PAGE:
Edmiston: Well, I've seen some of the work on why rural hospitals have closed, of course, not only because it’s relevant to my work but also out of interest and concern. I think this is a continuing problem that even has potential to worsen. I didn't examine the why of hospital closures myself and therefore I’m a little reluctant to delve too deeply into that issue and it sounds simplistic, but in the end we have to remember that hospitals close because they’re not financially viable.
Babson: Yes, it could be simplistic and it does, at least at first glance, sound somewhat self-evident. So what specifically do we mean when we talk about financial viability?
Edmiston: So, my reading on the situation suggests that most of the reduction in the financial viability of these hospitals has come from the revenue end. And what that means is that many rural hospitals have seen a decline in patient volume and the patient mix has also changed. Rural hospitals typically see a larger share of patients on Medicaid or Medicare, and indigent patients as well. Typically, the compensation associated with Medicaid and Medicare would be less than it would be with a privately insured patient. The role of federal financing in all this is very complex but likely explains at least part of the variation in closures in different parts of the country as well. For example, Medicaid is largely a state responsibility even though much of it is federally financed and reimbursement rates themselves for things like Medicare and Medicaid can also vary across states, but there are many factors that explain variations and rural hospital closure rates in different parts of the country, only some of which can be explained by these financing mechanisms.
Babson: Alright. So, other than Medicaid and Medicare that you mentioned, and reimbursement, were there other factors that contributed to these hospitals closing?
Edmiston: Multiple factors are at play. One interesting phenomenon that I think most people have not considered, and this is just one factor, is the role of insurance deductibles. Many people have insurance plans with relatively high deductibles, so they have to pay for a significant amount of their health-care costs out of pocket before their insurance kicks in. In some cases, a patient will initially get treatment at the local rural hospital and initially they’re likely to be subject to that deductible, and if the patient can’t pay, the rural hospital will likely be uncompensated for the care they provided. There are limits to the types of care that can be provided by small, rural hospitals, so some patients are eventually transferred to larger, usually urban, hospitals, but by the time they have been transferred they often have met that deductible or surpassed their deductible so insurance covers most of the care received at the larger urban hospital to where they were transferred and in such a case as this then the larger hospital receives compensation from insurance for providing care to a patient while the smaller rural hospital does not.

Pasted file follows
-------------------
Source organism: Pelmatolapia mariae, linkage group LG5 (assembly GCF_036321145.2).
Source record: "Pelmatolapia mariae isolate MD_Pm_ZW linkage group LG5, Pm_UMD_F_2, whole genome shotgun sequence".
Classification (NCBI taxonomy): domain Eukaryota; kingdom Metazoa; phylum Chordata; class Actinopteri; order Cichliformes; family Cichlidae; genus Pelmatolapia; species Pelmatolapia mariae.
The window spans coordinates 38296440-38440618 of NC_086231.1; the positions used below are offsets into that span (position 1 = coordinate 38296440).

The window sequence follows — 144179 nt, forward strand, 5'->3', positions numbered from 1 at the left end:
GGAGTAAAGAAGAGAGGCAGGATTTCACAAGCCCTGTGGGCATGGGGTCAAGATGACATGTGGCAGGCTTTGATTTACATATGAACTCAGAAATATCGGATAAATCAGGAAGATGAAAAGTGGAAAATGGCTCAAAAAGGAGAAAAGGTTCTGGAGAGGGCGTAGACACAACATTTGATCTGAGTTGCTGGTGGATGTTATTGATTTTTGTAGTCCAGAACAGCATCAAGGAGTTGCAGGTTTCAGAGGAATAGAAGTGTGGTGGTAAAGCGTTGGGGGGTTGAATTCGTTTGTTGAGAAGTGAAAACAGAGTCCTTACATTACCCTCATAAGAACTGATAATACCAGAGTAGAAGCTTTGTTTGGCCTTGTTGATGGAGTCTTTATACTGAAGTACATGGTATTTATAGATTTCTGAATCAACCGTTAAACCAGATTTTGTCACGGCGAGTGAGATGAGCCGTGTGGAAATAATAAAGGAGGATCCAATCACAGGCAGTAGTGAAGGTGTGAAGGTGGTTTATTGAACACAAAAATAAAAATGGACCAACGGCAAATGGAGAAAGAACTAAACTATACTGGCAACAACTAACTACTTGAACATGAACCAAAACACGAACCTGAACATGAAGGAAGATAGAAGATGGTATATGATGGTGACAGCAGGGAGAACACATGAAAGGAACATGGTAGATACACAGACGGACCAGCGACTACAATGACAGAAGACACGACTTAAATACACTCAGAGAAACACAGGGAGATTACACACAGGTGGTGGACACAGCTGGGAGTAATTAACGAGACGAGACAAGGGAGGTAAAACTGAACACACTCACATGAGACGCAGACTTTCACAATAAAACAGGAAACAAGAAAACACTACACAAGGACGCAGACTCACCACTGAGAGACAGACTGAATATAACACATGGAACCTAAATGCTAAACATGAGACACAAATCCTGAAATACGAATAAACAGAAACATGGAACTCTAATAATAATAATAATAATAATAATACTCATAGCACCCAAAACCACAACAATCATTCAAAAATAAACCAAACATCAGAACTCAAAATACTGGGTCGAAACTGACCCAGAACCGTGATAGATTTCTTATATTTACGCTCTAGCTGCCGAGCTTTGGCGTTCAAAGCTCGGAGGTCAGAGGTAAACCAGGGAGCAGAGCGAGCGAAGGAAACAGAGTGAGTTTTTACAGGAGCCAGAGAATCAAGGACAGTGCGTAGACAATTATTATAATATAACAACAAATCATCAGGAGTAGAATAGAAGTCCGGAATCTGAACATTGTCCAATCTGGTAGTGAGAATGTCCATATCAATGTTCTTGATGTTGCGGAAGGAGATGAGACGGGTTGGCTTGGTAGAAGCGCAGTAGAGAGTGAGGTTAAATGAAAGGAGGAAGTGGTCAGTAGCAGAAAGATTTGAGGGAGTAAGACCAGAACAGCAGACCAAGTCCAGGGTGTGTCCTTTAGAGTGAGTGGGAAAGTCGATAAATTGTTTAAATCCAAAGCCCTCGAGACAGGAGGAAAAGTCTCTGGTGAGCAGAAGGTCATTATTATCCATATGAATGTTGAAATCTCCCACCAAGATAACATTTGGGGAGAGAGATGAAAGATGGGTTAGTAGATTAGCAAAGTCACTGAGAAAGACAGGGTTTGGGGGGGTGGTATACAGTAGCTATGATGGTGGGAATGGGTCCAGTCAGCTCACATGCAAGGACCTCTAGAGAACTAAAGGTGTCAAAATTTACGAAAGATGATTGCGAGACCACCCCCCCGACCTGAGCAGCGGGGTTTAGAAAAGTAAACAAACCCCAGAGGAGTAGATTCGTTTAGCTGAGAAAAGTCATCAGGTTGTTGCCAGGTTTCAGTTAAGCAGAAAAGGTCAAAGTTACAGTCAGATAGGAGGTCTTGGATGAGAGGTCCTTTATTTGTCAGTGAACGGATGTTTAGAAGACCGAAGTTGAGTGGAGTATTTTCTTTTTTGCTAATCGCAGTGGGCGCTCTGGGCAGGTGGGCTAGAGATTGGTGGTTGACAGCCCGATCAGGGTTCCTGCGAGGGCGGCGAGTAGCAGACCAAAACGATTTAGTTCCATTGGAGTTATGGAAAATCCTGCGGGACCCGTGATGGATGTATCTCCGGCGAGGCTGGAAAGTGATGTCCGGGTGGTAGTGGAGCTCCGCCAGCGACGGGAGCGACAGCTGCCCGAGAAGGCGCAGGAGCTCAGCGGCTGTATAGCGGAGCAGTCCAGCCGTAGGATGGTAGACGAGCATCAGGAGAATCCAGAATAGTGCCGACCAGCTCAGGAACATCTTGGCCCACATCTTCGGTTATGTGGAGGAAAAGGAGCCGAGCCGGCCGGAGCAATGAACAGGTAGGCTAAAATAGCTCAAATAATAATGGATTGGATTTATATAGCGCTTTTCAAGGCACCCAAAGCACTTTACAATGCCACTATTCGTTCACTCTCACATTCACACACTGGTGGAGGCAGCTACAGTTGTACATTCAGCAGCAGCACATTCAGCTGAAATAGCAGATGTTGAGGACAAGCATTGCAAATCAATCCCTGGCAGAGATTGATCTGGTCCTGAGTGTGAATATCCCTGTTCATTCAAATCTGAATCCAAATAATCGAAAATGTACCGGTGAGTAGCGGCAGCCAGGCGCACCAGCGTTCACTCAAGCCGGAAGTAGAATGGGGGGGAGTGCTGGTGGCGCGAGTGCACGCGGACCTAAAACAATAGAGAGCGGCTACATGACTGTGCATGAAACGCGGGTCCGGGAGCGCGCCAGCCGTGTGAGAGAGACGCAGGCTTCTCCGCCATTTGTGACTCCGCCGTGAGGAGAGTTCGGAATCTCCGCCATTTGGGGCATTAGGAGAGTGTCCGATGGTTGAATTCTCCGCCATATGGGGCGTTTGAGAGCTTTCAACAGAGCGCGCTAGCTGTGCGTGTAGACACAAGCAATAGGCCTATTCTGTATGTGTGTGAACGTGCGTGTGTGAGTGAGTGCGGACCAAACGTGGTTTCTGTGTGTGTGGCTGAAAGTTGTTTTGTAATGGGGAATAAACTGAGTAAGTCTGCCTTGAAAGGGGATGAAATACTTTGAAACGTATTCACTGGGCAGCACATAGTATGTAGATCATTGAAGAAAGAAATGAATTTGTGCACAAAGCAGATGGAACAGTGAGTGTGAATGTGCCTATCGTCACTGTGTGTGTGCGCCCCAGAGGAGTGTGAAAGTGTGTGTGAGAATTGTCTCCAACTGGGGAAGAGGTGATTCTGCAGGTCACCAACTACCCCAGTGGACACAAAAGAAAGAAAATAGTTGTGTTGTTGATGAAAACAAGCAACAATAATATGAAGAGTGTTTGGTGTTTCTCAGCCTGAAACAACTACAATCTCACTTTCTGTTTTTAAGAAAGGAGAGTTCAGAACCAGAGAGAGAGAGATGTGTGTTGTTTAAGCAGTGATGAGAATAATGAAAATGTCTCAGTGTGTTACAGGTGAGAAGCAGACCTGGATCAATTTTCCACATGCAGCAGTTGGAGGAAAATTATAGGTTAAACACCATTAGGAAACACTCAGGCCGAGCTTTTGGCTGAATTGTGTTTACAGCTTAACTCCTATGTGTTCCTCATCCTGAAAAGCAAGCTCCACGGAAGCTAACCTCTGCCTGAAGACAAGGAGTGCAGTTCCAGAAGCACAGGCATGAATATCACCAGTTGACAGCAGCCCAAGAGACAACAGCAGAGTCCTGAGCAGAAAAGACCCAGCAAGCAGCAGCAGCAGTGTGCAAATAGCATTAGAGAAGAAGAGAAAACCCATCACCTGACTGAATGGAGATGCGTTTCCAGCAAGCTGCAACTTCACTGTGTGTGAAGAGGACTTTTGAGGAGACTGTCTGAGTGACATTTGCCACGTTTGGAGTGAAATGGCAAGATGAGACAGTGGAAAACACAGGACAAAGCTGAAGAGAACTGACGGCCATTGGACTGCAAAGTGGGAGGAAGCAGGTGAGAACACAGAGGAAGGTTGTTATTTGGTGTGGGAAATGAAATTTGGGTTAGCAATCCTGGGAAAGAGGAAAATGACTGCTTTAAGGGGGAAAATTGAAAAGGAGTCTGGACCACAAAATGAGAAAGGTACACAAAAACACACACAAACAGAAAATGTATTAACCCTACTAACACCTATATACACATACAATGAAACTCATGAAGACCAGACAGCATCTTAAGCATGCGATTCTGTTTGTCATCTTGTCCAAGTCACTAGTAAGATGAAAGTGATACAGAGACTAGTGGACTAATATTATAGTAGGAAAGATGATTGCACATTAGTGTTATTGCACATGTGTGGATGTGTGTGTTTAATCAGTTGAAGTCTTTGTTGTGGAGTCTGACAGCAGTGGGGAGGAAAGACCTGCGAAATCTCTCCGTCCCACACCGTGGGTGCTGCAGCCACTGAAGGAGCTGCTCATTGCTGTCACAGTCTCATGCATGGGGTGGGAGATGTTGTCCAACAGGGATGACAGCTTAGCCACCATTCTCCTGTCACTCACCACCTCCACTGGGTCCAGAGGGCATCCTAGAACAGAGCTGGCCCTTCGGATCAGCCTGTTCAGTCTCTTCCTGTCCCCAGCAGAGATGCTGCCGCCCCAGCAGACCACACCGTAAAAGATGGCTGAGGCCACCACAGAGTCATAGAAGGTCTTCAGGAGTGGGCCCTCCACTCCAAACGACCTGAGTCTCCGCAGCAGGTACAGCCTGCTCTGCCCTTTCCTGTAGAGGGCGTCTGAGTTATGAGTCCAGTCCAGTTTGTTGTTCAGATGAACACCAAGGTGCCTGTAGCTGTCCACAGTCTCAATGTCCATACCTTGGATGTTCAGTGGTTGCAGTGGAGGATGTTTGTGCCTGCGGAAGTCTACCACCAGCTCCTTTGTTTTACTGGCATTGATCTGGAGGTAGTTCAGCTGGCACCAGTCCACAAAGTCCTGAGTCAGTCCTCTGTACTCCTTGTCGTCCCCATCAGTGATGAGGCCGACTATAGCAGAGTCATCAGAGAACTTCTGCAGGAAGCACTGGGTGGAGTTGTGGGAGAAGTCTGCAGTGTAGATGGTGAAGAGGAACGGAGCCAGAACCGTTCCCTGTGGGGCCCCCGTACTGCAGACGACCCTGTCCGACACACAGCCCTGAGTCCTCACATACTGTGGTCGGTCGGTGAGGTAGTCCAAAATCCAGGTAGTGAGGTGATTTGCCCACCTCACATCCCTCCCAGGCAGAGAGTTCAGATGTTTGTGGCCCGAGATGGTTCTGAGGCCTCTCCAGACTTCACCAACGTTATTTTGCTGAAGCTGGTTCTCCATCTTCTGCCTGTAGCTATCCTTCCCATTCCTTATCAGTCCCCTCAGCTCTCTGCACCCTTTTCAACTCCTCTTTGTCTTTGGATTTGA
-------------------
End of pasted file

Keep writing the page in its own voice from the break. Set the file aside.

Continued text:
Babson: That certainly sound like a bad deal for the rural hospital, doesn’t it. So, getting back to the concentration of closures in the Southeast and Texas. You’ve also identified some closures in our Tenth District.
Edmiston: I did, yes. There were five in Oklahoma, three Missouri, two in Kansas, one in Nebraska and there was also one in Colorado that closed but it reopened about three years later. These are the hospitals in my study area. There have actually another hospital closures in the District in places that many people, including myself, might consider to be rural.
Babson: Were there any differences among the hospitals that closed in our District and the rest of the ones that you studied? Is there any kind of insulating factor perhaps that might protect rural hospitals in our District?
Edmiston: I don't know that there’s anything specific about our District that would lead to either more or less hospital closures than in other parts of the country. To the extent that Medicaid expansion plays a role, and to be clear that’s not something I’ve studied myself, Colorado and Nebraska are the only District states that have expanded Medicaid and Nebraska did so in 2019. I might note that Morgan Stanley released a study of hospital finances in 2018, and to be clear this included urban hospitals as well, but they found both Kansas and Oklahoma to be among the six states in their high-risk pool. I haven’t seen the study closely myself and I can’t comment on its quality, but the results of that are sobering.
Babson: Yes, that’s interesting. Of course you know that the high-risk pool is not one that anybody really wants to swim in. Overall, is there anything from your research that points you in a direction about the future of hospitals in rural areas? Are there more hospitals out there that are closing that haven’t yet?
Edmiston: Well, recent research reports by a number of different organizations suggests that many more rural hospitals are at risk of closing if their finances do not soon improve. I don’t think we’ve seen the end of this problem and I think it has potential to worsen even. I’m sure there are many smart, knowledgeable people out there who are working hard to make sure that this doesn't happen and hopefully they’ll be able come up with some solutions to mitigate this problem going forward.
Babson: Well, we can certainly hope so. Thank you, Kelly, for your time and your insight today on the impact of closing hospitals in rural areas and thanks to our listeners for tuning in to our TEN Talk podcast. The views expressed today are those of the host and guest and don’t necessarily reflect the Kansas City Fed or the Federal Reserve System. For more of Kelly’s research and our podcasts, please visit External LinkKansasCityFed.org